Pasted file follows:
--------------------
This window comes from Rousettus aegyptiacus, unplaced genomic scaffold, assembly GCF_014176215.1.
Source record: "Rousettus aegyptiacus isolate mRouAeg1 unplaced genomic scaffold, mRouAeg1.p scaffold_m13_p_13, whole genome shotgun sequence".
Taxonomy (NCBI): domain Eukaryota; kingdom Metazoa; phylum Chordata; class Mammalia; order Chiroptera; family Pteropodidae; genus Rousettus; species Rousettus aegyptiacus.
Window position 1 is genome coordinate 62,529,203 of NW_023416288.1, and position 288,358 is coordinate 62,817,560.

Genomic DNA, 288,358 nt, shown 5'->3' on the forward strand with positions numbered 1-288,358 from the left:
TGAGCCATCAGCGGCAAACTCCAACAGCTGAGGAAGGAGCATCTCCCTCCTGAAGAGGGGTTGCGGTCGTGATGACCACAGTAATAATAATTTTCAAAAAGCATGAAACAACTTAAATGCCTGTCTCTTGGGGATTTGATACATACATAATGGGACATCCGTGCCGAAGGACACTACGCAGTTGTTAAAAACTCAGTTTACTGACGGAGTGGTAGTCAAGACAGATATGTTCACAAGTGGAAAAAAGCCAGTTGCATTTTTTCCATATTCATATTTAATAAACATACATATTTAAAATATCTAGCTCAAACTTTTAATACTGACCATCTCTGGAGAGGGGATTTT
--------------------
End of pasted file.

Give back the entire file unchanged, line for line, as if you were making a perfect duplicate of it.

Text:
This window comes from Rousettus aegyptiacus, unplaced genomic scaffold, assembly GCF_014176215.1.
Source record: "Rousettus aegyptiacus isolate mRouAeg1 unplaced genomic scaffold, mRouAeg1.p scaffold_m13_p_13, whole genome shotgun sequence".
Taxonomy (NCBI): domain Eukaryota; kingdom Metazoa; phylum Chordata; class Mammalia; order Chiroptera; family Pteropodidae; genus Rousettus; species Rousettus aegyptiacus.
Window position 1 is genome coordinate 62,529,203 of NW_023416288.1, and position 288,358 is coordinate 62,817,560.

Genomic DNA, 288,358 nt, shown 5'->3' on the forward strand with positions numbered 1-288,358 from the left:
TGAGCCATCAGCGGCAAACTCCAACAGCTGAGGAAGGAGCATCTCCCTCCTGAAGAGGGGTTGCGGTCGTGATGACCACAGTAATAATAATTTTCAAAAAGCATGAAACAACTTAAATGCCTGTCTCTTGGGGATTTGATACATACATAATGGGACATCCGTGCCGAAGGACACTACGCAGTTGTTAAAAACTCAGTTTACTGACGGAGTGGTAGTCAAGACAGATATGTTCACAAGTGGAAAAAAGCCAGTTGCATTTTTTCCATATTCATATTTAATAAACATACATATTTAAAATATCTAGCTCAAACTTTTAATACTGACCATCTCTGGAGAGGGGATTTT